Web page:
In this issue: A letter from Dr. Sarah about cold air, core exercises and the year ahead Amazing new data from CDC and three ways it can show insights...
I have been working in Public Health, Healthcare and Policy for the last 15 years. I have seen outbreaks – and threats of outbreaks – come and go. I have seen it bring out the best and worst in people. No matter the severity, an outbreak almost always illuminates how fragile our Public Health and Emergency Response infrastructure really is.
But this newest threat – Coronavirus – is a whole different ball game… albeit a ball game played in an empty arena. I have never seen mitigation become such a central part of the social contract.
We stay home, we work remotely if we can, we cancel events we have planned for months, NOT because we are afraid of getting sick, but because we have a moral responsibility to play our part.
Maybe some introverts out there are loving the alone time, but I’m a hard “E” on the Myers-Briggs and it’s a struggle to look at all my canceled plans and feel OK. Many of us at mySidewalk have spent this newfound alone time reflecting on what we can do to help create a more informed, healthy world. Let’s be real – the majority of our partners are government agencies, and when they stop and pivot, we have to stop and pivot.
We have to keep searching for ways to be useful without coming across as opportunistic – because authenticity and empathy are the core values of our company.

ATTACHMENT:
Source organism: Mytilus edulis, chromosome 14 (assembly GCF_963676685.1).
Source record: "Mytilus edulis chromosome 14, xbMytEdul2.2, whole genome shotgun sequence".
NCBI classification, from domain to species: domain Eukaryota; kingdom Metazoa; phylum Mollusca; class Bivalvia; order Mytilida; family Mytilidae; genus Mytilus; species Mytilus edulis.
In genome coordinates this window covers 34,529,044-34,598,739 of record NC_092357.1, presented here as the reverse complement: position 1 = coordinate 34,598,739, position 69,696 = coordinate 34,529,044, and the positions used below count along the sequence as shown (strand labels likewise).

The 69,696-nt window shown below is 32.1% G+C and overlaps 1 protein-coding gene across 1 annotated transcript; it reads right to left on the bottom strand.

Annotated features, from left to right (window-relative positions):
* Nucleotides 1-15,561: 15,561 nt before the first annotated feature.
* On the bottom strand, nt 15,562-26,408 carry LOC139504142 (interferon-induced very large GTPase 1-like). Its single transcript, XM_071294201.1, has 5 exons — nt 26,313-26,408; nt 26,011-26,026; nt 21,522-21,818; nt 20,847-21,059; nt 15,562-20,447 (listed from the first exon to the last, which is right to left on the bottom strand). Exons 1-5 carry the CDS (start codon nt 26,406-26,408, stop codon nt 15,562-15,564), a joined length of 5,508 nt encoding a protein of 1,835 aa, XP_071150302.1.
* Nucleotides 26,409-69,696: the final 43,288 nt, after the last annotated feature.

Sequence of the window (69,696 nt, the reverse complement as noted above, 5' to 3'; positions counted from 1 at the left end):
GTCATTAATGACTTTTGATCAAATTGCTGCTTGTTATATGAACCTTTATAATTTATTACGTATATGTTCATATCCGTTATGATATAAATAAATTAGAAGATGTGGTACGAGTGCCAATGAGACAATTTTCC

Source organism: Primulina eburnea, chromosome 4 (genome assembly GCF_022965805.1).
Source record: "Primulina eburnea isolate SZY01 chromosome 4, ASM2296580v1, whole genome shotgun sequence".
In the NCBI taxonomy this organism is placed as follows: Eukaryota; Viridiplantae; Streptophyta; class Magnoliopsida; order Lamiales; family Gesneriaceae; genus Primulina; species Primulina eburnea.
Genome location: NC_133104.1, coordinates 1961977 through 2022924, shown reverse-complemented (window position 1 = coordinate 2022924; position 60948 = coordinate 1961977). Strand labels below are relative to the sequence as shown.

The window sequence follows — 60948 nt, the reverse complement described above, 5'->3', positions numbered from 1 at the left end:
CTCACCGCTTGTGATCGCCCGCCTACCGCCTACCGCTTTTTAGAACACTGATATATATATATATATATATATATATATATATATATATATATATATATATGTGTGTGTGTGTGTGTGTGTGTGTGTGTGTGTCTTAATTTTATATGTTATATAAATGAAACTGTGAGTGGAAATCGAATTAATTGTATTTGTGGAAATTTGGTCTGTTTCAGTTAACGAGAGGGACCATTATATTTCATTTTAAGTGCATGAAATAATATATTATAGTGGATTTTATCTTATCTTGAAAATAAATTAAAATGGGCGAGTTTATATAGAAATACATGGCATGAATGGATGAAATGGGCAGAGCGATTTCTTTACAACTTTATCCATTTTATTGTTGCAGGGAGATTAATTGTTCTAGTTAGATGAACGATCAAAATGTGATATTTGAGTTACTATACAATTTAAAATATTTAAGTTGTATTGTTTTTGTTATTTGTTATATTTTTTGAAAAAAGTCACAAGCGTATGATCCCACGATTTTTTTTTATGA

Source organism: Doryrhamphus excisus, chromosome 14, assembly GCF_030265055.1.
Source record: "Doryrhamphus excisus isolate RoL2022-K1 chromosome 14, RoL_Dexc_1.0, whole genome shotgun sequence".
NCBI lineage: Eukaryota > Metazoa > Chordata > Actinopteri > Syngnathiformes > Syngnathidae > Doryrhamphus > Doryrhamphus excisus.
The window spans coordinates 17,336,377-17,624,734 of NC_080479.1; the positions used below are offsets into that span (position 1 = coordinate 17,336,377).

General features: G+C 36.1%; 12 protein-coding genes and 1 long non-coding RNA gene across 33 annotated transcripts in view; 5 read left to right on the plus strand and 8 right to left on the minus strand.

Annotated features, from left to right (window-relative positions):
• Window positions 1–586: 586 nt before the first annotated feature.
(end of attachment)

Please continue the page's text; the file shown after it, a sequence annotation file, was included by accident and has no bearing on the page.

After some self-reflection, here are a few things that are on my heart these days.
Because so many of my friends and family still think I’m an MD or a lawyer, I often field their questions about either “does this look infected?” or whether they can be sued for something. Recently, though, all the questions have been “should I be worried?” or “should I cancel my conference?”. And… honestly… my answer is “I don’t know what to believe anymore”.
That answer hurts to say. I pride myself on being a researcher and a shrewd consumer. I’ve worked in politics and journalism so it’s not my first rodeo. Something about this time and place feels different and surreal. My margin of error is wide, and the usual stats I lean on to discern resonate differently.
Public Health Departments and Healthcare organizations are in a unique place in this crazy time to be a voice of reason and get out in front of the misinformation. Some of my dear colleagues took the time to spin up an awesome resource library to share how cities are keeping residents informed on COVID-19, you can find it here. Included there is a report template that might help. It’s yours if you want it.
Anyone who understands the role of social and economic forces in health outcomes would be remiss to not bring up policy issues that intersect with this outbreak.
If you are being asked about Coronavirus, you have a platform.
Social isolation or distancing may very well mitigate this disease, but we know social isolation is easier for some than others. We know school closures affect short term (think, hunger for kids and job insecurity for caregivers) and long term (academic) outcomes. We know that some folks come into outbreak-land with a deck stacked against them.